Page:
EBay: Auction Site? Or Discount Store?
As the retail sector continues to struggle—with June store sales falling short of expectations and consumer confidence dropping nearly 6 percent—online retailer eBay is rewriting its marketing strategy for the upcoming holiday season.
Packaging itself as the place to go for cash-strapped consumers searching for high-quality goods, eBay kicked off its new strategy at a press event on the Upper East Side of Manhattan Wednesday.
"[EBay is] a place where you can come and search for anything, and you're going to get it at a great value," said Lorrie Norrington, president of eBay Marketplaces. "A lot of people in a very tough time want to enjoy things, but they don’t want to pay high prices."
Through the auction portion of the company's site, items typically sell for 20 to 60 percent below their retail price, said eBay spokesperson Karen Bard.
This could be particularly important for the upcoming holiday season, as 36.2 percent of consumers plan to spend less this coming holiday season than last, according to BigResearch.
Among the 1,400 displayed items at the event were a 61-karat white and yellow diamond necklace — set at a fixed price of $218,000 — and a table of items valued at $20 or less, including a weathered 1978 board game. The products will be sold on both the site's auction and fixed-price sections.
Another way eBay says it's adjusting its strategy is by targeting the site's highest quality sellers, who increased their year-over-year sales by almost 14 percent last quarter.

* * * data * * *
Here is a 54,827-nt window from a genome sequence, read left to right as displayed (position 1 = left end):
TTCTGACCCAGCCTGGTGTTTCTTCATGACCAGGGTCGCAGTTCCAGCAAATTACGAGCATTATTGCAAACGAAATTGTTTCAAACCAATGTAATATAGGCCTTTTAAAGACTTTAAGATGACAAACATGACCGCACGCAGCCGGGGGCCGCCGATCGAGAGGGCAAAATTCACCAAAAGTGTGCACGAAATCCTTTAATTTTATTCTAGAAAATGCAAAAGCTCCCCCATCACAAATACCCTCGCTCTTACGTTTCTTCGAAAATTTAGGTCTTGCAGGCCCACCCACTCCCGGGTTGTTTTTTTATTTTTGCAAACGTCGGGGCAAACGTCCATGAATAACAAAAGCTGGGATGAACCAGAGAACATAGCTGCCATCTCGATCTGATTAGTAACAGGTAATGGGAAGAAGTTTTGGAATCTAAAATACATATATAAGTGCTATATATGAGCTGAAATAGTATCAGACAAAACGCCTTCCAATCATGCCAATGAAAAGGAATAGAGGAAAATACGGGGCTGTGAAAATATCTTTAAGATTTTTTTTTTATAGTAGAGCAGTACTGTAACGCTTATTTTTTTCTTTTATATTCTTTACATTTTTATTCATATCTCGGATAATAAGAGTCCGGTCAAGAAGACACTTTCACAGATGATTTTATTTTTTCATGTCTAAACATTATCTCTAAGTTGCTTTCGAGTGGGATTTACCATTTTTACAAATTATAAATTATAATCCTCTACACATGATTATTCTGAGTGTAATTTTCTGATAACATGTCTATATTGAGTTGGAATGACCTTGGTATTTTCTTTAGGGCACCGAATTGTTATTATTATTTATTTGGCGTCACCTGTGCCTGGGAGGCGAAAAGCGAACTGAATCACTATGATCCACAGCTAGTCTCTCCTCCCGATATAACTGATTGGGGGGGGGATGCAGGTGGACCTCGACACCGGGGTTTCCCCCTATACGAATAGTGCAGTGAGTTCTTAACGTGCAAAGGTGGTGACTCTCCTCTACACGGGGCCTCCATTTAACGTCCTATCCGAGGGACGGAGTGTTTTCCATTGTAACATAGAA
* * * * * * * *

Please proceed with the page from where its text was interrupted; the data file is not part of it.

The retailer recently announced an initiative to reward sellers who are rated highest by buyers for customer service, and these sellers will receive discounts and be elevated in search. The company said in a press release it expects to extend this service to about 150,000 sellers.
Despite the tough economic environment, Norrington said that online retail still has a lot of room to grow. According to Forrester Research, online sales reached $141 billion in 2008, despite only accounting for 6 percent of the sector. But Norrington said she can easily see this number hitting anywhere between 10 and 20 percent.
"When we see consumer spending go up, we'll see retail go up," she said.
EBay has also seen increased competition from rival Amazon.com, which recently acquired Zappos online shoe store.
And its auction business has been hurt. Last week, eBay announced that net income fell to $327 million, or 25 cents a share, compared with $460 million, or 35 cents a share, in the year-ago quarter. The company's revenue fell 4 percent to $2.1 billion—but that was better than the 9 percent drop analysts forecasted.
More from Consumer Nation:
- Is Pent-Up Retail Demand About to Pop?
- Dollar Stores: Are You Getting What You Bargained For?
- Christmas in July: Consumers to Out-Scrooge Scrooge
- No End in Sight to a Thrifty Consumer
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